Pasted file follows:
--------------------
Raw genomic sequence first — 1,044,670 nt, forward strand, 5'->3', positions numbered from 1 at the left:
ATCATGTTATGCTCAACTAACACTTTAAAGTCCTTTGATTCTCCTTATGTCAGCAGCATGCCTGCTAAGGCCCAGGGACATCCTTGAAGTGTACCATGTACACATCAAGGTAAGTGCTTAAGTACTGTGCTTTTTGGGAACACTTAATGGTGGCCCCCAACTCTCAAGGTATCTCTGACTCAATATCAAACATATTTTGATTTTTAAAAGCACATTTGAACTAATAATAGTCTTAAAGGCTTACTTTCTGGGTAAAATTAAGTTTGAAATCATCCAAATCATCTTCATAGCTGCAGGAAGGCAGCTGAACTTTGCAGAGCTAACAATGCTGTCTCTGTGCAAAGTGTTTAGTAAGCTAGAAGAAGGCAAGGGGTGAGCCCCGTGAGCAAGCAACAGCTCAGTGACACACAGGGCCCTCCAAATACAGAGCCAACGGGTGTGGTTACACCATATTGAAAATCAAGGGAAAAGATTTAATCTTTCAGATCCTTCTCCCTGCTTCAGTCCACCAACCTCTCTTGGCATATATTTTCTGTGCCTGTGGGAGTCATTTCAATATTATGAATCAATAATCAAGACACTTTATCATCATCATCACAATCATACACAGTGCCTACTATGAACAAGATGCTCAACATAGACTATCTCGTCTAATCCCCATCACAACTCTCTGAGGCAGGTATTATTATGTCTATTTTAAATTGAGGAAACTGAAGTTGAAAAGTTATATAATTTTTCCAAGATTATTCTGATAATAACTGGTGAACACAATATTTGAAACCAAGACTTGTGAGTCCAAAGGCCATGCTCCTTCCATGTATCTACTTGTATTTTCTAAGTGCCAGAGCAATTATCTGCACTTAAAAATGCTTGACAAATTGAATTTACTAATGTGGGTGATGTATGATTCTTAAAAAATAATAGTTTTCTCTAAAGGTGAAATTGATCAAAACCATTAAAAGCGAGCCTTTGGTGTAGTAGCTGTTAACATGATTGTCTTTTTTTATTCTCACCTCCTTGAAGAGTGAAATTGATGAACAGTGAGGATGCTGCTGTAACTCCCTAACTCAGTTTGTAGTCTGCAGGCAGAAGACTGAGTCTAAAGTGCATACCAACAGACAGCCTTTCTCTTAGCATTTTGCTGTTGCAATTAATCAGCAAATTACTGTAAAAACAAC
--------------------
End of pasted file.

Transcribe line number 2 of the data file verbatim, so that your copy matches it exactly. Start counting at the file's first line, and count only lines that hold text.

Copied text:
ATCATGTTATGCTCAACTAACACTTTAAAGTCCTTTGATTCTCCTTATGTCAGCAGCATGCCTGCTAAGGCCCAGGGACATCCTTGAAGTGTACCATGTACACATCAAGGTAAGTGCTTAAGTACTGTGCTTTTTGGGAACACTTAATGGTGGCCCCCAACTCTCAAGGTATCTCTGACTCAATATCAAACATATTTTGATTTTTAAAAGCACATTTGAACTAATAATAGTCTTAAAGGCTTACTTTCTGGGTAAAATTAAGTTTGAAATCATCCAAATCATCTTCATAGCTGCAGGAAGGCAGCTGAACTTTGCAGAGCTAACAATGCTGTCTCTGTGCAAAGTGTTTAGTAAGCTAGAAGAAGGCAAGGGGTGAGCCCCGTGAGCAAGCAACAGCTCAGTGACACACAGGGCCCTCCAAATACAGAGCCAACGGGTGTGGTTACACCATATTGAAAATCAAGGGAAAAGATTTAATCTTTCAGATCCTTCTCCCTGCTTCAGTCCACCAACCTCTCTTGGCATATATTTTCTGTGCCTGTGGGAGTCATTTCAATATTATGAATCAATAATCAAGACACTTTATCATCATCATCACAATCATACACAGTGCCTACTATGAACAAGATGCTCAACATAGACTATCTCGTCTAATCCCCATCACAACTCTCTGAGGCAGGTATTATTATGTCTATTTTAAATTGAGGAAACTGAAGTTGAAAAGTTATATAATTTTTCCAAGATTATTCTGATAATAACTGGTGAACACAATATTTGAAACCAAGACTTGTGAGTCCAAAGGCCATGCTCCTTCCATGTATCTACTTGTATTTTCTAAGTGCCAGAGCAATTATCTGCACTTAAAAATGCTTGACAAATTGAATTTACTAATGTGGGTGATGTATGATTCTTAAAAAATAATAGTTTTCTCTAAAGGTGAAATTGATCAAAACCATTAAAAGCGAGCCTTTGGTGTAGTAGCTGTTAACATGATTGTCTTTTTTTATTCTCACCTCCTTGAAGAGTGAAATTGATGAACAGTGAGGATGCTGCTGTAACTCCCTAACTCAGTTTGTAGTCTGCAGGCAGAAGACTGAGTCTAAAGTGCATACCAACAGACAGCCTTTCTCTTAGCATTTTGCTGTTGCAATTAATCAGCAAATTACTGTAAAAACAAC